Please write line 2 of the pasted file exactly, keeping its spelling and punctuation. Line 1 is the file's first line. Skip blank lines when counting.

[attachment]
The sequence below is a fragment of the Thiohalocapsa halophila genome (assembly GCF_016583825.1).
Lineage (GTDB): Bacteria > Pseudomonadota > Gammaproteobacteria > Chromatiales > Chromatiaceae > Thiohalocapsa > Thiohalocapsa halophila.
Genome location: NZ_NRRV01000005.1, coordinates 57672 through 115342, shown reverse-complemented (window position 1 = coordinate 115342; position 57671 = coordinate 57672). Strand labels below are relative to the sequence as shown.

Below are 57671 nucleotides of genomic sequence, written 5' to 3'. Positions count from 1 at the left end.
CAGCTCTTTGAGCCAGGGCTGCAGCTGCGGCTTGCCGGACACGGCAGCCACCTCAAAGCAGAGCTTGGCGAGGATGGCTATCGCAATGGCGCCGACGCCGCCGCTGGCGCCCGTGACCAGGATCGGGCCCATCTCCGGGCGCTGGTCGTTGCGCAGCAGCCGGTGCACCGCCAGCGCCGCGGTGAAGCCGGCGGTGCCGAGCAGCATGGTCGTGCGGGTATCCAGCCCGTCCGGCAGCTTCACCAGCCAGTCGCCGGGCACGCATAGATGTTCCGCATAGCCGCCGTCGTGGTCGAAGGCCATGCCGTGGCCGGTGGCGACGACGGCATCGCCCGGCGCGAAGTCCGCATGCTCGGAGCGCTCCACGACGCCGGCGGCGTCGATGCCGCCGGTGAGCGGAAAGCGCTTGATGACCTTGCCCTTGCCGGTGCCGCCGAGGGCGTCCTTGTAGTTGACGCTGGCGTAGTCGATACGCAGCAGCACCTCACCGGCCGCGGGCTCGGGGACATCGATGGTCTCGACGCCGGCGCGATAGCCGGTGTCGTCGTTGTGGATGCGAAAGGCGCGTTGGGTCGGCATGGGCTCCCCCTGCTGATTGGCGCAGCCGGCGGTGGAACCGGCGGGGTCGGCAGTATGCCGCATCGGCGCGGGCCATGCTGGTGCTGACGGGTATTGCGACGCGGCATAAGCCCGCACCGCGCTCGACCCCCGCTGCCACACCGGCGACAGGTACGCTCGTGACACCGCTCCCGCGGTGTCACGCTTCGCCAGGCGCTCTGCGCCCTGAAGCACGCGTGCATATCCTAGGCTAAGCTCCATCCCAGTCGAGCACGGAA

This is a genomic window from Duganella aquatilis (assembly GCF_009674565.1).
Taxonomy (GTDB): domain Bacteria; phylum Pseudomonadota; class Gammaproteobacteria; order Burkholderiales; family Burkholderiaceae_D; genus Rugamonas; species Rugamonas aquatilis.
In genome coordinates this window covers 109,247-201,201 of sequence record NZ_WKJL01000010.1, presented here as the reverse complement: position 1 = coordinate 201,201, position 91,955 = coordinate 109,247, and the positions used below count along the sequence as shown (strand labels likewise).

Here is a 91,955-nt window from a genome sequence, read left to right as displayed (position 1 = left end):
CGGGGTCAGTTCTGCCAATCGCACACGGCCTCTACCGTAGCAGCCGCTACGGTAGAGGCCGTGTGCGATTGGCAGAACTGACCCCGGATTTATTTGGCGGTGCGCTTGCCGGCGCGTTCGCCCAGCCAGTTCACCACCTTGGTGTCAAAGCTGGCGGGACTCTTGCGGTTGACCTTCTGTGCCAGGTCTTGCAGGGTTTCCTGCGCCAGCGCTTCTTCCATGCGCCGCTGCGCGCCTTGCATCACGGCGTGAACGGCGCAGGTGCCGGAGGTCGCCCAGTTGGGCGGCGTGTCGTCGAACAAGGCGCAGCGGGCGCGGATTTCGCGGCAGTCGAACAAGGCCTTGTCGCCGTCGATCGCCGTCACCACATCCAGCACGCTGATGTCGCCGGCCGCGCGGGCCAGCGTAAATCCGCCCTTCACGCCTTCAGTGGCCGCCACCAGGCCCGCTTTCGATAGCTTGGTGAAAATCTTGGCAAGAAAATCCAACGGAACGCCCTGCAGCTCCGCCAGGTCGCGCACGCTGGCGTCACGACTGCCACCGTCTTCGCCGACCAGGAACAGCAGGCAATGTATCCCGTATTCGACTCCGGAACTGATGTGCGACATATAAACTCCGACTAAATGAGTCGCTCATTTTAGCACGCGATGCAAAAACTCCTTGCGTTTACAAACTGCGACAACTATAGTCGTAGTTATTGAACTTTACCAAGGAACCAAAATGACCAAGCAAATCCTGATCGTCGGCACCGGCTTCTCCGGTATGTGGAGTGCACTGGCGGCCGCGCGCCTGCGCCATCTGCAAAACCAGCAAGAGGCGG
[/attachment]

Lineage (GTDB): Bacteria > Pseudomonadota > Gammaproteobacteria > Chromatiales > Chromatiaceae > Thiohalocapsa > Thiohalocapsa halophila.